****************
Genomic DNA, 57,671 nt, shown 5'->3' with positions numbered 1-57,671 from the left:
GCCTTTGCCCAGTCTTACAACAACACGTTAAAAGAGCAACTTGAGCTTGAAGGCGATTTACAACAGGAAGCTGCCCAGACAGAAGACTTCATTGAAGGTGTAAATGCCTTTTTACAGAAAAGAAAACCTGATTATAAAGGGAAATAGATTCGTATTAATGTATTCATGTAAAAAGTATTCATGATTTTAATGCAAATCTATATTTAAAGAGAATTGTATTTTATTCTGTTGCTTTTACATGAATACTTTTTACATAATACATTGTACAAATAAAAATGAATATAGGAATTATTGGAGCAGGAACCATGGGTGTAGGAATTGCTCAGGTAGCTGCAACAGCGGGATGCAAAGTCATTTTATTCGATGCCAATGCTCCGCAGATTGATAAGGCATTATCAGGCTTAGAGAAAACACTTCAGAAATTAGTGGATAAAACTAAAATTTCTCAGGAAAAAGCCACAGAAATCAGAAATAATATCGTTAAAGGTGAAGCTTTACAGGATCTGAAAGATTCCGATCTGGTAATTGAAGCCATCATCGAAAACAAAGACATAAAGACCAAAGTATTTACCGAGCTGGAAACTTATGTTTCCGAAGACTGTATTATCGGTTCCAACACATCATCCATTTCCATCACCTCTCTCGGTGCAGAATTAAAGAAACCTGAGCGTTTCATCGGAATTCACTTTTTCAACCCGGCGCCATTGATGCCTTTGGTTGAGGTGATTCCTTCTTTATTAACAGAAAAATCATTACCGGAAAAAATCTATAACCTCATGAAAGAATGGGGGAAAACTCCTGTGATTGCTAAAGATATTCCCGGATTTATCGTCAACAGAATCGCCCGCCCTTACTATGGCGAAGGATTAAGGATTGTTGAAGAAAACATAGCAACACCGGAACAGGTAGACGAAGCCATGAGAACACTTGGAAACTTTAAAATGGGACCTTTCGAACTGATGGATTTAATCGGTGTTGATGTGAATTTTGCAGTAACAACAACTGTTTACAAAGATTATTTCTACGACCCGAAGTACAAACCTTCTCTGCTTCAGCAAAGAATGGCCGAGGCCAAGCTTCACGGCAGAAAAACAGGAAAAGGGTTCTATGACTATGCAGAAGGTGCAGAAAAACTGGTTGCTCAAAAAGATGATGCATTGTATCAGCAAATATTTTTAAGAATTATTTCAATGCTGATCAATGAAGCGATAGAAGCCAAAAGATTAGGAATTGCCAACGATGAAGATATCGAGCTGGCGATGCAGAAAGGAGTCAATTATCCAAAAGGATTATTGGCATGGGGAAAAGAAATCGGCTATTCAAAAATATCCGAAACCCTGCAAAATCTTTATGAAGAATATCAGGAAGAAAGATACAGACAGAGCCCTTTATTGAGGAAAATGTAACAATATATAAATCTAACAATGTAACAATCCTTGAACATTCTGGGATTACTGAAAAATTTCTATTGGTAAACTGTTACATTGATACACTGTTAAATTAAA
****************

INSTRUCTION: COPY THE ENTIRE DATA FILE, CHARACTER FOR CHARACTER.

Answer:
Genomic DNA, 57,671 nt, shown 5'->3' with positions numbered 1-57,671 from the left:
GCCTTTGCCCAGTCTTACAACAACACGTTAAAAGAGCAACTTGAGCTTGAAGGCGATTTACAACAGGAAGCTGCCCAGACAGAAGACTTCATTGAAGGTGTAAATGCCTTTTTACAGAAAAGAAAACCTGATTATAAAGGGAAATAGATTCGTATTAATGTATTCATGTAAAAAGTATTCATGATTTTAATGCAAATCTATATTTAAAGAGAATTGTATTTTATTCTGTTGCTTTTACATGAATACTTTTTACATAATACATTGTACAAATAAAAATGAATATAGGAATTATTGGAGCAGGAACCATGGGTGTAGGAATTGCTCAGGTAGCTGCAACAGCGGGATGCAAAGTCATTTTATTCGATGCCAATGCTCCGCAGATTGATAAGGCATTATCAGGCTTAGAGAAAACACTTCAGAAATTAGTGGATAAAACTAAAATTTCTCAGGAAAAAGCCACAGAAATCAGAAATAATATCGTTAAAGGTGAAGCTTTACAGGATCTGAAAGATTCCGATCTGGTAATTGAAGCCATCATCGAAAACAAAGACATAAAGACCAAAGTATTTACCGAGCTGGAAACTTATGTTTCCGAAGACTGTATTATCGGTTCCAACACATCATCCATTTCCATCACCTCTCTCGGTGCAGAATTAAAGAAACCTGAGCGTTTCATCGGAATTCACTTTTTCAACCCGGCGCCATTGATGCCTTTGGTTGAGGTGATTCCTTCTTTATTAACAGAAAAATCATTACCGGAAAAAATCTATAACCTCATGAAAGAATGGGGGAAAACTCCTGTGATTGCTAAAGATATTCCCGGATTTATCGTCAACAGAATCGCCCGCCCTTACTATGGCGAAGGATTAAGGATTGTTGAAGAAAACATAGCAACACCGGAACAGGTAGACGAAGCCATGAGAACACTTGGAAACTTTAAAATGGGACCTTTCGAACTGATGGATTTAATCGGTGTTGATGTGAATTTTGCAGTAACAACAACTGTTTACAAAGATTATTTCTACGACCCGAAGTACAAACCTTCTCTGCTTCAGCAAAGAATGGCCGAGGCCAAGCTTCACGGCAGAAAAACAGGAAAAGGGTTCTATGACTATGCAGAAGGTGCAGAAAAACTGGTTGCTCAAAAAGATGATGCATTGTATCAGCAAATATTTTTAAGAATTATTTCAATGCTGATCAATGAAGCGATAGAAGCCAAAAGATTAGGAATTGCCAACGATGAAGATATCGAGCTGGCGATGCAGAAAGGAGTCAATTATCCAAAAGGATTATTGGCATGGGGAAAAGAAATCGGCTATTCAAAAATATCCGAAACCCTGCAAAATCTTTATGAAGAATATCAGGAAGAAAGATACAGACAGAGCCCTTTATTGAGGAAAATGTAACAATATATAAATCTAACAATGTAACAATCCTTGAACATTCTGGGATTACTGAAAAATTTCTATTGGTAAACTGTTACATTGATACACTGTTAAATTAAA